I cannot believe how fast time has been flying by! We are three weeks into the spring semester and iMedia15 has hit the ground running to start working on our capstone projects. COM 590: Interactive Media Capstone brings about a time of self-reflection when everyone is thinking about his or her career goals and skills, and how to display them to potential employers/clients. How we identify ourselves professionally plays a big part in what we decide to do for our capstones and self-promotional portfolios, which is also a requirement of COM 590.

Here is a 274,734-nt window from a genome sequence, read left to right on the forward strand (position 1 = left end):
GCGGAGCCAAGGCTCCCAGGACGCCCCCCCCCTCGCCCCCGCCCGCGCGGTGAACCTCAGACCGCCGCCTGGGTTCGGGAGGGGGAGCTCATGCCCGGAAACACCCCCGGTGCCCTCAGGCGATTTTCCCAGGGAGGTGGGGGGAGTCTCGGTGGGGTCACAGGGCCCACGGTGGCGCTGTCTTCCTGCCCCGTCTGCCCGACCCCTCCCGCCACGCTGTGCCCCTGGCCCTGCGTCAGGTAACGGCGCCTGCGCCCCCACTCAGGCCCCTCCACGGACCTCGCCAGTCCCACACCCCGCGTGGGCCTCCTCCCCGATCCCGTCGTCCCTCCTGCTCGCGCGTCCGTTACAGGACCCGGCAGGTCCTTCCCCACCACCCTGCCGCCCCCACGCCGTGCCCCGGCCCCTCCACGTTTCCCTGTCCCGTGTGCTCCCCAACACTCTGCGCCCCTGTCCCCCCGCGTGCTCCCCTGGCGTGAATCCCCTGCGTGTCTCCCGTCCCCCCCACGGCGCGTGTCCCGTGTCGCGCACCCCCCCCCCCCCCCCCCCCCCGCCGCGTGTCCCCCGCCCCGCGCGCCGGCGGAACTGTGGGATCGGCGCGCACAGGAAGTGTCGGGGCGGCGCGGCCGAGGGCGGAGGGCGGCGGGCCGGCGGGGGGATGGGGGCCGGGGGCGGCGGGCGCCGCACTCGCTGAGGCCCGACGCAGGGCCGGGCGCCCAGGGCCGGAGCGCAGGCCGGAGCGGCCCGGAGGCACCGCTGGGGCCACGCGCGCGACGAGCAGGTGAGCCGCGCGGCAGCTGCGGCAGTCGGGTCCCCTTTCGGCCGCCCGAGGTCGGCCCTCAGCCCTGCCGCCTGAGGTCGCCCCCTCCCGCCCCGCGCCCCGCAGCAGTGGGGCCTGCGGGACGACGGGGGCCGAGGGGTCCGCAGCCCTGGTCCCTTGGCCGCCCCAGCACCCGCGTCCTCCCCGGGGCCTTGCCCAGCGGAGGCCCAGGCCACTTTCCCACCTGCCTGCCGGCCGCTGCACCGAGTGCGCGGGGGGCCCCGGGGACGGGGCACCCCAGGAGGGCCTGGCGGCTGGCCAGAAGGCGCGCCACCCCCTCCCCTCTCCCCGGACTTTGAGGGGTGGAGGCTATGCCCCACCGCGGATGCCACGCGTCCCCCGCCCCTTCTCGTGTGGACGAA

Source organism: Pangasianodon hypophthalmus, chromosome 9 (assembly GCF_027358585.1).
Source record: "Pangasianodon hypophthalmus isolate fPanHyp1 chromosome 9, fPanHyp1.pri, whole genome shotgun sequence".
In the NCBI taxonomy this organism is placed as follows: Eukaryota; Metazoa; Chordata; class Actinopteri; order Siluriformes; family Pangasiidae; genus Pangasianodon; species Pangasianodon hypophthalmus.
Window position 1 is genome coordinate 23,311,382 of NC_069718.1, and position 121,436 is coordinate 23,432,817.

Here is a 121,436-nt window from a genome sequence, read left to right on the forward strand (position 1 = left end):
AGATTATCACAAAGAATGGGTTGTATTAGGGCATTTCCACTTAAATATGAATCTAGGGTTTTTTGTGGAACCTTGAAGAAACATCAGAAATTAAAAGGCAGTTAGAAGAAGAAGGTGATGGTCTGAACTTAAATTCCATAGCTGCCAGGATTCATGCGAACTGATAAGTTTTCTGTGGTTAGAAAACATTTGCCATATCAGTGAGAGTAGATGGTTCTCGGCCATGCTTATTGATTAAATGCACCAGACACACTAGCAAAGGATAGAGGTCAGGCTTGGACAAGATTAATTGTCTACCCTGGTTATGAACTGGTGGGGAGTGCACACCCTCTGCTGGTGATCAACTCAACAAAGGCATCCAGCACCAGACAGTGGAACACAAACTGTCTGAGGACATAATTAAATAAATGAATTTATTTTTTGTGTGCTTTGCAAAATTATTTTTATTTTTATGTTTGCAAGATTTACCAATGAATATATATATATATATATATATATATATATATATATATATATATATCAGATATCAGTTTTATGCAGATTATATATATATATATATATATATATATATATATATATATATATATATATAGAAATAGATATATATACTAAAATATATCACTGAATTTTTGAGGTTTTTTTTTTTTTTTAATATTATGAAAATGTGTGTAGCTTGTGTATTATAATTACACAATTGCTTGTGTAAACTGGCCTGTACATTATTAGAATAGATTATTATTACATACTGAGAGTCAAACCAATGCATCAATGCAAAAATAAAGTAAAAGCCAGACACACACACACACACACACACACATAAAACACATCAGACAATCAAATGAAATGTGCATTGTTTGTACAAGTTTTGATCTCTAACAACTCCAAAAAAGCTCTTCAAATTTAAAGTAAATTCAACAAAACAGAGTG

Capstone is an opportunity for us to apply everything we’ve learned so far in the program to produce an original interactive media project on a topic of our own choice. The self-promotional portfolio will showcase our best work examples and résumé, as well as provide access to contact information when we apply for jobs. The pre-production phase began the first week of the semester when we turned in our proposals, which describe the goals, significance, challenges, and solutions to our projects, for approval by our capstone advisors. After the proposals were approved we moved on to creating a persona or personas to identify our target audience. Another task that we are working on is to create a self-promotional strategy for our portfolios, which includes providing a list of potential work samples. While putting together my strategy I realized how amazing the iMedia program is because it helped me change my career path from a journalist to a graphic designer with eight portfolio samples that range from infographics to websites.